The same day, two Asian seniors were assaulted on the subway in separate incidents, the network said.

    The man accused of involvement in the bakery incident was charged with third-degree assault and second-degree harassment. He was not charged with a hate crime, records indicate.

    Former president Bill Clinton also spoke out against increasing reports of anti-Asian attacks. “I’m deeply concerned about the rise in hate crimes targeting Asian Americans,” he said on Twitter. “We must speak out against discrimination of all kinds, reject the ignorant rhetoric driving this wave of violence, and reach out to support our neighbors.”

    Stop AAPI Hate, a national coalition documenting anti-Asian bigotry during the pandemic, said the organization had received more than 2,808 “firsthand accounts of anti-Asian hate” from 19 March to 31 December. These reports are from 47 states and the District of Columbia.

    According to Stop AAPI Hate’s data, physical assaults comprised 8.7% of these incidents, while coughing/spitting totaled 6.4%. Verbal harassment constituted 70.9% of these incidents; and shunning or avoidance were 21.4%.

    Figures from law enforcement agencies are similarly disturbing. The New York police department’s records also show a troubling increase in anti-Asian hate crimes. In 2020, there were reports of 29 total victims – with 24 listed as having “coronavirus motivation”. In 2019, there were just reports of three anti-Asian hate crimes recorded by the department.

    From 1 January to 17 February, the most recent NYPD data provided, authorities reported that there were two victims of anti-Asian hate crimes. In this same period of 2020, there were no reported victims of anti-Asian crimes.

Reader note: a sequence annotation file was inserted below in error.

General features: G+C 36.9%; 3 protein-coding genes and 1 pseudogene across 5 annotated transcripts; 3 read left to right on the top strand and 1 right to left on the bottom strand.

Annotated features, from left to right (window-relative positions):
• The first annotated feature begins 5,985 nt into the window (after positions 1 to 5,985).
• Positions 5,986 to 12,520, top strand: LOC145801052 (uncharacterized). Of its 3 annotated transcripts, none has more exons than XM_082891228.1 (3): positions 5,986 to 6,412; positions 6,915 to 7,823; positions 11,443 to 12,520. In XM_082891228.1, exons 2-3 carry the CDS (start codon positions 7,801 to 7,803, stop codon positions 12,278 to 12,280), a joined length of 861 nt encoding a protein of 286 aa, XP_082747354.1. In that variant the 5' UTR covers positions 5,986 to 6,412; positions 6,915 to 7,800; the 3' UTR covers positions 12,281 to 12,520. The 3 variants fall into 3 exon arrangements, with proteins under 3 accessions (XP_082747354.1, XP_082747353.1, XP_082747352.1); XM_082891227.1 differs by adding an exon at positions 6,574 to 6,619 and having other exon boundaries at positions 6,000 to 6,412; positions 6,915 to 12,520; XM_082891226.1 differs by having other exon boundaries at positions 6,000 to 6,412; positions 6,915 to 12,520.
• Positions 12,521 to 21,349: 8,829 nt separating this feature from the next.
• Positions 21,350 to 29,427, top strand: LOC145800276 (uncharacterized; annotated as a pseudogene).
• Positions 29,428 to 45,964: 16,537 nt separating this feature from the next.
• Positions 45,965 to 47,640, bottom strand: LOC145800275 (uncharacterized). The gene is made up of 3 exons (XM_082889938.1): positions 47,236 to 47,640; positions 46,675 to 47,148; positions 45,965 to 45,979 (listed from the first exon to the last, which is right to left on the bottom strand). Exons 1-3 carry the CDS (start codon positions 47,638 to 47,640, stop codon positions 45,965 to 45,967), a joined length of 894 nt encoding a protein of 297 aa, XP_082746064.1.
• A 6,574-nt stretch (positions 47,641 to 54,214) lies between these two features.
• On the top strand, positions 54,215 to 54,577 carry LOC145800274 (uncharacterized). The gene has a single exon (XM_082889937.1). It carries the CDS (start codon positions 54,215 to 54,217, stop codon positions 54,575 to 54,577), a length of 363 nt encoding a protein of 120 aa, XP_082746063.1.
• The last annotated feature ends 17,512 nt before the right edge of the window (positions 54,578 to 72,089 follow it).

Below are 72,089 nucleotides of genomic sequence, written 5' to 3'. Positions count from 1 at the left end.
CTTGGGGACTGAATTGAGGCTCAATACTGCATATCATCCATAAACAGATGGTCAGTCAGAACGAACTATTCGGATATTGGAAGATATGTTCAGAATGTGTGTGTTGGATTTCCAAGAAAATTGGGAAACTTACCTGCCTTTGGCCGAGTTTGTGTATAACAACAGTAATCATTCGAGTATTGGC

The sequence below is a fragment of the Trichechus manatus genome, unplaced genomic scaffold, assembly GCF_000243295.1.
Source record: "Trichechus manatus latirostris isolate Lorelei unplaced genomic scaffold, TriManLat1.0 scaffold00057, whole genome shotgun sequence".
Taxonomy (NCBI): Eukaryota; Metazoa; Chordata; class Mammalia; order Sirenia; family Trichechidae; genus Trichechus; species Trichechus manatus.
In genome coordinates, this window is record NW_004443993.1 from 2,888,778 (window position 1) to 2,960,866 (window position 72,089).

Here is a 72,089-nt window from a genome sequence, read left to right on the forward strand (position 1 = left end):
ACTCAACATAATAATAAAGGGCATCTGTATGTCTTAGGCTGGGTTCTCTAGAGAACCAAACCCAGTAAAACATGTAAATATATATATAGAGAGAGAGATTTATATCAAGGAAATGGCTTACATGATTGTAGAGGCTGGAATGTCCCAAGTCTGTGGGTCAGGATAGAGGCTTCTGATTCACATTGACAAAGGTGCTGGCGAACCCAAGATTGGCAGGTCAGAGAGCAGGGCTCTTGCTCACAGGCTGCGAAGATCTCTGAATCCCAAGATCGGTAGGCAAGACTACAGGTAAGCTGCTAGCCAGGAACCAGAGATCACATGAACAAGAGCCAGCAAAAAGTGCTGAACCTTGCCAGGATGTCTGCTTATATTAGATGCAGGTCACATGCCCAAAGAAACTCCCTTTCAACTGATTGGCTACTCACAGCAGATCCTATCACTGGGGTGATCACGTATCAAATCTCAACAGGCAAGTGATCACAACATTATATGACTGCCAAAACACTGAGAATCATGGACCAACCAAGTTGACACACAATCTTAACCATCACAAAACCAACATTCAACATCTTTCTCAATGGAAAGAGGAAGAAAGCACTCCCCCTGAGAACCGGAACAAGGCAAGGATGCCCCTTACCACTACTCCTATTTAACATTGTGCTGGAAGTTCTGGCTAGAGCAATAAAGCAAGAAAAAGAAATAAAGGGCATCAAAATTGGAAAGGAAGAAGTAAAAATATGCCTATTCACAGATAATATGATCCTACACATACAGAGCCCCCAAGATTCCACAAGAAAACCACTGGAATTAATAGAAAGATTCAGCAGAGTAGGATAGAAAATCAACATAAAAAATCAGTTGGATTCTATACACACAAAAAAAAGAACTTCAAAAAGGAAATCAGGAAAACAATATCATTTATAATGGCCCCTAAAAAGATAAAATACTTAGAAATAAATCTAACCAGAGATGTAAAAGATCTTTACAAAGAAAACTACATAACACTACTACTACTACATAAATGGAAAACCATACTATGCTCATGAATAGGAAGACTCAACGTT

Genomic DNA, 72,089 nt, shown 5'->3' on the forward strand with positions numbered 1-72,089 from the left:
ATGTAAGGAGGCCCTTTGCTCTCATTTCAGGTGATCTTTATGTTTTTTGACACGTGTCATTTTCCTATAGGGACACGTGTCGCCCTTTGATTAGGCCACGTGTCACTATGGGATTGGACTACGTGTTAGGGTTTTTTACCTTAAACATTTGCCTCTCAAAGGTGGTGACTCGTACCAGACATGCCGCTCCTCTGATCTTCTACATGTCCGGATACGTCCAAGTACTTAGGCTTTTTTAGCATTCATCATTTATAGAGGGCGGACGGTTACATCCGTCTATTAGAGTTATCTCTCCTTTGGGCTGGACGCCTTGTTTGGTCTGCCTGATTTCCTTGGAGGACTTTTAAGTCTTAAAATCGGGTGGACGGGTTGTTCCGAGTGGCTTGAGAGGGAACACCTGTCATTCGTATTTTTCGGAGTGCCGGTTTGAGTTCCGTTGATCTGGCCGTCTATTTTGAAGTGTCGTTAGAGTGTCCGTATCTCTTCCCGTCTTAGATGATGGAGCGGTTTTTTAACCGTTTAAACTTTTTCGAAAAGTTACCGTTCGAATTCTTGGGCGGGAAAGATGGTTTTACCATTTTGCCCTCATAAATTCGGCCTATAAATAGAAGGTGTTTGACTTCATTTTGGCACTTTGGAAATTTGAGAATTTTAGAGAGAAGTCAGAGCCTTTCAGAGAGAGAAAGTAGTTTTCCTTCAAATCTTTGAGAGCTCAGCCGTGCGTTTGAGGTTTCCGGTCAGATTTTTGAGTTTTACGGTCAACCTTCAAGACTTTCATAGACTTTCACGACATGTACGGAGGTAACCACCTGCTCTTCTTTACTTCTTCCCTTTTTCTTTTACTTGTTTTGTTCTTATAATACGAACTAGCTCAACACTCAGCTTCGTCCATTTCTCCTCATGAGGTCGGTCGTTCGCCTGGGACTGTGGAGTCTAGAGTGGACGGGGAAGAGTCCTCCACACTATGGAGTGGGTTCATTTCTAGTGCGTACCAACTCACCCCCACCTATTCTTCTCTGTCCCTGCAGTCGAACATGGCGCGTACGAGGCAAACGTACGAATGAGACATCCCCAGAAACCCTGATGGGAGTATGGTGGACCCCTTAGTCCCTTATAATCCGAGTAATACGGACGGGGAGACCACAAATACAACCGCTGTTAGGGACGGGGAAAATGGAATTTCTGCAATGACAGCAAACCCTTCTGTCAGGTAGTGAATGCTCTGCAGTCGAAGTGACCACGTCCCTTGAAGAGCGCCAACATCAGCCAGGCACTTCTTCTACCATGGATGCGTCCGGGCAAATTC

“No area really is immune. It’s urban, rural,” said Manjusha Kulkarni, executive director of the Asian Pacific Policy and Planning Council, to the Guardian. “Even when the country was largely sheltering in place, people were experiencing incidents at grocery stores, at pharmacies, at big-box retailers.”

    “Those were the only places we were able to go … they had to worry that somebody might verbally attack them or physically assault them or refuse them service as they were just trying to sort of eke out an existence,” said Kulkarni.

    “It has our seniors and the women more concerned. It seems like they’re picking on seniors,” said Karlin Chan, a community advocate in Manhattan’s Chinatown. “These people are opportunists. They’re not going to pick on a fit young man. It does have the community worried.”